Gay Talese is known for his daring pursuit of "unreportable" stories, for his exhaustive research, and for his formally elegant style. These qualities, arguably, are the touchstones of the finest literary journalism. Talese is often cited as one of the founders of the 1960s "New Journalism," but he has always politely demurred from this label, insisting that his "stories with real names" represent no reformist crusade, but rather his own highly personal response to the world as an Italian-American "outsider."
This is a great title to read if you are interested in Gay Telese. However, be wary of the kindle edition that Amazon is selling here. It is so loaded with typos that the end of chapter 7 can be unreadable. I found myself having to infer the words the author had originally written. The fact that Amazon is charging $10 for this quality is a total rip off. Do yourself a favor and buy a used paper copy of the book for far cheaper so you can read it as the author intended. Support any used/local book seller over Amazon.
My Uncle was a "boomer." I never understood that much of his life when I was a kid growing up. He would roll into town in his big car with all of his clothing hanging from a rod across the back seat. He was a big man and a drinker and a whiz at poker, pool, and any game of chance. I never understood my Uncle then. He respected his older sister, my Mother, and was always at odds with my Father. He had part of his wages sent to my Mother to hold for him so he wouldn't spend it all. After reading "The Bridge" I understand my Uncle a little better.
While it is a story of the bridge, it is more a story of the people that created the bridge - from those that planned it, designed it, gave up their homes for it, those that built it, and those that maintain it.
It is one of the finest books that I have read - a treasure from start to finish.
In "The Bridge", Gay Talese tells the story of the men behind the scenes, the men who do the dirty work in bridge-building (as well as other city building projects) without the recognition, the speeches, or the parades. Talese centers the story around the construction of the Verrazano Bridge in New York, one of the world's largest and most impressive pieces of architecture built by some of the world's bravest and least heralded men.
You can tell that Talese spent a great deal of time with these men, their families, and the people most affected by the Verrazano's construction in the 1960's -- the residents of Bay Ridge, Brooklyn. Most of the book is a collection of anecdotes focusing on the life of a "boomer", in which bridgebuilding and ironworking is seemingly passed down from generation to generation; the outrage in Brooklyn over the condemnation of hundreds of homes and businesses, who these Brooklynites were and where they went; the Indians who drove home to the Canadian border on weekends to see their families before leaving Sunday night to drive back down to the job; and so on.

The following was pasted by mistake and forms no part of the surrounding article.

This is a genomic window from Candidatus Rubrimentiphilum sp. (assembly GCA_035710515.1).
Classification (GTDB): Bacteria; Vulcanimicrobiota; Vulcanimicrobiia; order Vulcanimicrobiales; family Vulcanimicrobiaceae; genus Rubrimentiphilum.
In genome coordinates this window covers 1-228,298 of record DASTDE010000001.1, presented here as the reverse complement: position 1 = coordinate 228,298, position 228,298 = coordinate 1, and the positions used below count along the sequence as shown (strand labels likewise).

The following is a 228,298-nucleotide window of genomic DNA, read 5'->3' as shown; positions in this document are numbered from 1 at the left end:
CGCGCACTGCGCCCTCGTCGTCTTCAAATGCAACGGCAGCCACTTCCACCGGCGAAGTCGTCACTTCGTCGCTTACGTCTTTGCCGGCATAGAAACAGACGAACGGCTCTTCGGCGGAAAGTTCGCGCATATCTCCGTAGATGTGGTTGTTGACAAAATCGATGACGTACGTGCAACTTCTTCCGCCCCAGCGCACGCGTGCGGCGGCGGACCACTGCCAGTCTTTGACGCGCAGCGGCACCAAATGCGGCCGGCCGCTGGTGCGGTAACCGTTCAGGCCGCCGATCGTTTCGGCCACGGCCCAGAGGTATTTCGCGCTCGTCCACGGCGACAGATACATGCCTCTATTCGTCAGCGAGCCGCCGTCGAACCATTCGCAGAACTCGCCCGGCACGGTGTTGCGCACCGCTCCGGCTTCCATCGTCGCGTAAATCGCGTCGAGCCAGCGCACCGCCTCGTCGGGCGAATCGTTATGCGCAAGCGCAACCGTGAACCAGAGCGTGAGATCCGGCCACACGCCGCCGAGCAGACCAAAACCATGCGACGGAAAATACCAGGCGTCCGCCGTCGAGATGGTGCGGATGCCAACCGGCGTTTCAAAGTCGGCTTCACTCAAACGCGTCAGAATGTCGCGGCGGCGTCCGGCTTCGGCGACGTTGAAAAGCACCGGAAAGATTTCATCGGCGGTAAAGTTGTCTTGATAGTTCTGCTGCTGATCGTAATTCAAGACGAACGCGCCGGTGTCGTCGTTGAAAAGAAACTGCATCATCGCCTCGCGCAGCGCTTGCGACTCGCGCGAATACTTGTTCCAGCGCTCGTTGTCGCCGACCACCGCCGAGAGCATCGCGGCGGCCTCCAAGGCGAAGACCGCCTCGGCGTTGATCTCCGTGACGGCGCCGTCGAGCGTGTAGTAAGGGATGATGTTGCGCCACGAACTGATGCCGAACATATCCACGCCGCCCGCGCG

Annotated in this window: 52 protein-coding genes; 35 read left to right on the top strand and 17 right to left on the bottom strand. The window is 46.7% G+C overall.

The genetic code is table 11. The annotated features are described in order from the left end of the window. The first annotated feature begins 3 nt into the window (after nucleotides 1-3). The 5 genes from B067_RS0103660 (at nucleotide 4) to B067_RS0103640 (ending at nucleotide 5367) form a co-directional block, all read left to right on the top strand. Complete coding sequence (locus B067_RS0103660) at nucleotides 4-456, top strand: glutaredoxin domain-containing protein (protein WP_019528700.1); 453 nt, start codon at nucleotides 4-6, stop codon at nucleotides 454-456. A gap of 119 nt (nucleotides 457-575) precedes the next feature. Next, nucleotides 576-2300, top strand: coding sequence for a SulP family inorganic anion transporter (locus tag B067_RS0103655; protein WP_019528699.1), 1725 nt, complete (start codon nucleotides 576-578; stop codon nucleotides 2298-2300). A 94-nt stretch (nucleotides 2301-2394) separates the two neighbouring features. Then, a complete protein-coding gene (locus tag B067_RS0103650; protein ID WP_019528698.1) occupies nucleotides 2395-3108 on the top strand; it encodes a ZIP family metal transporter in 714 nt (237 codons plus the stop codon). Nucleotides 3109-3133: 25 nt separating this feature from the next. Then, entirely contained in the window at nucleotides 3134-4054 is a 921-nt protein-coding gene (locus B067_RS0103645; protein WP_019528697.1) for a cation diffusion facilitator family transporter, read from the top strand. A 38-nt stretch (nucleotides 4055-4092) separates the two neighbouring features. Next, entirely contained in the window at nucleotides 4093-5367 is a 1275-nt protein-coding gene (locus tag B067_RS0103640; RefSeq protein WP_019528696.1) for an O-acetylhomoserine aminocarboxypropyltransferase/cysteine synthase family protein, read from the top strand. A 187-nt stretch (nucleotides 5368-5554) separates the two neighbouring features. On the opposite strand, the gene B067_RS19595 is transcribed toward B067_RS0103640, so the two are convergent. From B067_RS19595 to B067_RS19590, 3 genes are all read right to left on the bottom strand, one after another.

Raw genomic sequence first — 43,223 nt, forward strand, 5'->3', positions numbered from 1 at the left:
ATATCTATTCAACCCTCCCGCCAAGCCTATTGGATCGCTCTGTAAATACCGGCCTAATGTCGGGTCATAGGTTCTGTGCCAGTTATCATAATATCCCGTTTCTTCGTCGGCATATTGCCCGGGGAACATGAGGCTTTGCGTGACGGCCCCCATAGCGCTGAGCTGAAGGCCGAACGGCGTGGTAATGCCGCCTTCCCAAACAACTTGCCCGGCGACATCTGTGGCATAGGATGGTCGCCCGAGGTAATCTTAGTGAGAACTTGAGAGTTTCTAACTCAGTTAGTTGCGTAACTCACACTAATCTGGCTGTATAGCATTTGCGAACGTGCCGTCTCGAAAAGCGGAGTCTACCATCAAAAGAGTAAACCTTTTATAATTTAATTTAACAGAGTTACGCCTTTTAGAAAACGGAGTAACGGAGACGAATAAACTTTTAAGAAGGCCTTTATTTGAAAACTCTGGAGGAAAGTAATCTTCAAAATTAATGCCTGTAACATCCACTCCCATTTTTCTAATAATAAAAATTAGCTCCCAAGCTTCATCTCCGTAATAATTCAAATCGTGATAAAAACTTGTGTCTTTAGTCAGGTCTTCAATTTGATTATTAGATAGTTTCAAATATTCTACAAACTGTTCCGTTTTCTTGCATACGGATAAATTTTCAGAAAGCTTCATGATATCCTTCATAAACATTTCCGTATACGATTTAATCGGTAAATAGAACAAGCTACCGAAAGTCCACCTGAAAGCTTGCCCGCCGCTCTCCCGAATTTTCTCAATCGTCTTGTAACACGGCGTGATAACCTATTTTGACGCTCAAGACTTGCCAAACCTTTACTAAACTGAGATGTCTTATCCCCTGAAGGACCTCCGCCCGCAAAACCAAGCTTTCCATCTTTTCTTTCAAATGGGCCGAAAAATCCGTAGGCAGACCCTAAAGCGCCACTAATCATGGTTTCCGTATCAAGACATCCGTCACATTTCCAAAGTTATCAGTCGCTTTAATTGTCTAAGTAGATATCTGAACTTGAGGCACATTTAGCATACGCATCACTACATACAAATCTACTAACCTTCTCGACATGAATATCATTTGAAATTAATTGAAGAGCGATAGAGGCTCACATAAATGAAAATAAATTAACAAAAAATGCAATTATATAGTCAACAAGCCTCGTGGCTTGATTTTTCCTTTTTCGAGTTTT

Talese sheds a sufficient amount of light on the actual bridge construction, as well as some history and the famous designer, Othmar Ammann. He conveys perfectly the emotional ties people have to the bridge (both positive and negative), the almost magnetic pull the work has to those men who have building in their blood, and the "fever" they experience when the job is done. You'll never have heard of these men before, because they're gone to the next job by the time the final touches are put on, and only the politcians and designers find their names in print or smile for the cameras. It's a story of human emotion and accomplishment, and of a very proud fraternity of men, that Talese tells skillfully.
Fantastic book, written by one of the best writers. I literally read it through without stopping.
So why only four stars? Not because of the content or the style. Nope. Because of the sloppiness of the conversion to Kindle format. Plainly this is a book that was put through a scanner to turn it electronic, and there are places where not much care was taken to be sure that the results were accurate. Most notable is Chapter 7 -- so full of mispellings that I had to intuit what the masterfully clear Talese was trying to say.
Is it too much to ask that a book in Kindle format be proof-read before it is published? Or is that something that is disappearing with ebooks?
This story as told By Gay Talese is riveting from beginning to end. It is a great tribute to the Men who built the Varrazano Narrows Bridge.New Jersey residents can also be proud because the Brooklyn Tower was built right down here in South Plainfield At Harris Structural Steel and delivered by barge in sections to the brooklyn anchorage. I do feel sorry for those displaced by the building of the bridge but i suppose this was the price that we had to pay for progress. Progress never comes without pain and sacrifice. I would reccommend this book to everyone and especially those of us in the engineering field and those historians out there that want a wide variety of perspectives. I will never be the same after reading this book,nor will my view of the Varrazano Narrows bridge ever look the same.Somehow it will have more grandier,gallantry and hope for the future! Thomas R [...] professional composer
Crawford is right; fabulous read by Talese but manuscript typographical errors actually make reader stop and try to figure out the point. Ridiculous even at $2.99 when so simple to check for errors these days. I'm surprised at the lack of quality.
Talese's pursuit of the back story is never more apparent than in THE BRIDGE. His interviewing doggedness allows him to recreate with incredible detail and narrative flow the ins and outs of the workers who created the Verrazano-Narrows Bridge. A real talent. Always worth reading, particularly when he latches on to a great story.